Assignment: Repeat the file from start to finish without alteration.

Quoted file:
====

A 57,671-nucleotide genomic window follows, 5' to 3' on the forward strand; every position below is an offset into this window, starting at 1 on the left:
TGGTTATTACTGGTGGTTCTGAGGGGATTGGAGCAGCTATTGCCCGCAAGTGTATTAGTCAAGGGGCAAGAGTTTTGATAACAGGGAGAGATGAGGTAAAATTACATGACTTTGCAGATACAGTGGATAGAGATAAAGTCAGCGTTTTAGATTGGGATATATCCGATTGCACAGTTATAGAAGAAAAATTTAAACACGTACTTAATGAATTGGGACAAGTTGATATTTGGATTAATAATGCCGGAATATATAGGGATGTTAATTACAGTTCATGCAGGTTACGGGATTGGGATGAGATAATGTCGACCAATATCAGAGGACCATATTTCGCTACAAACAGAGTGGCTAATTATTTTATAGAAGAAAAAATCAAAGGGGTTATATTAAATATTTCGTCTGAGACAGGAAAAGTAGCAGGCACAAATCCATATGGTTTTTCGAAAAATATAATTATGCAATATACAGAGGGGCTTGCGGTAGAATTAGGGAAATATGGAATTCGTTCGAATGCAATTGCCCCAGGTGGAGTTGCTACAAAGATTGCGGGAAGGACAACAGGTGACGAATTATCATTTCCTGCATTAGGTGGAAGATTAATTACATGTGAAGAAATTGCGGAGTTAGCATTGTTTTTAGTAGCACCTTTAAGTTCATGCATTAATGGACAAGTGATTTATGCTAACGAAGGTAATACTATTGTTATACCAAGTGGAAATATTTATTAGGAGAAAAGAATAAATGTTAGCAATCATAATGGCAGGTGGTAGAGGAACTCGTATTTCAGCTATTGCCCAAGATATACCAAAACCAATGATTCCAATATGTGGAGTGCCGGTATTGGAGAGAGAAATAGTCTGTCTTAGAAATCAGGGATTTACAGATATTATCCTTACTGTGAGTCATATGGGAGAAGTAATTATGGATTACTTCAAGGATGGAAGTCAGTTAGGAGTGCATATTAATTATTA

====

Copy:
A 57,671-nucleotide genomic window follows, 5' to 3' on the forward strand; every position below is an offset into this window, starting at 1 on the left:
TGGTTATTACTGGTGGTTCTGAGGGGATTGGAGCAGCTATTGCCCGCAAGTGTATTAGTCAAGGGGCAAGAGTTTTGATAACAGGGAGAGATGAGGTAAAATTACATGACTTTGCAGATACAGTGGATAGAGATAAAGTCAGCGTTTTAGATTGGGATATATCCGATTGCACAGTTATAGAAGAAAAATTTAAACACGTACTTAATGAATTGGGACAAGTTGATATTTGGATTAATAATGCCGGAATATATAGGGATGTTAATTACAGTTCATGCAGGTTACGGGATTGGGATGAGATAATGTCGACCAATATCAGAGGACCATATTTCGCTACAAACAGAGTGGCTAATTATTTTATAGAAGAAAAAATCAAAGGGGTTATATTAAATATTTCGTCTGAGACAGGAAAAGTAGCAGGCACAAATCCATATGGTTTTTCGAAAAATATAATTATGCAATATACAGAGGGGCTTGCGGTAGAATTAGGGAAATATGGAATTCGTTCGAATGCAATTGCCCCAGGTGGAGTTGCTACAAAGATTGCGGGAAGGACAACAGGTGACGAATTATCATTTCCTGCATTAGGTGGAAGATTAATTACATGTGAAGAAATTGCGGAGTTAGCATTGTTTTTAGTAGCACCTTTAAGTTCATGCATTAATGGACAAGTGATTTATGCTAACGAAGGTAATACTATTGTTATACCAAGTGGAAATATTTATTAGGAGAAAAGAATAAATGTTAGCAATCATAATGGCAGGTGGTAGAGGAACTCGTATTTCAGCTATTGCCCAAGATATACCAAAACCAATGATTCCAATATGTGGAGTGCCGGTATTGGAGAGAGAAATAGTCTGTCTTAGAAATCAGGGATTTACAGATATTATCCTTACTGTGAGTCATATGGGAGAAGTAATTATGGATTACTTCAAGGATGGAAGTCAGTTAGGAGTGCATATTAATTATTA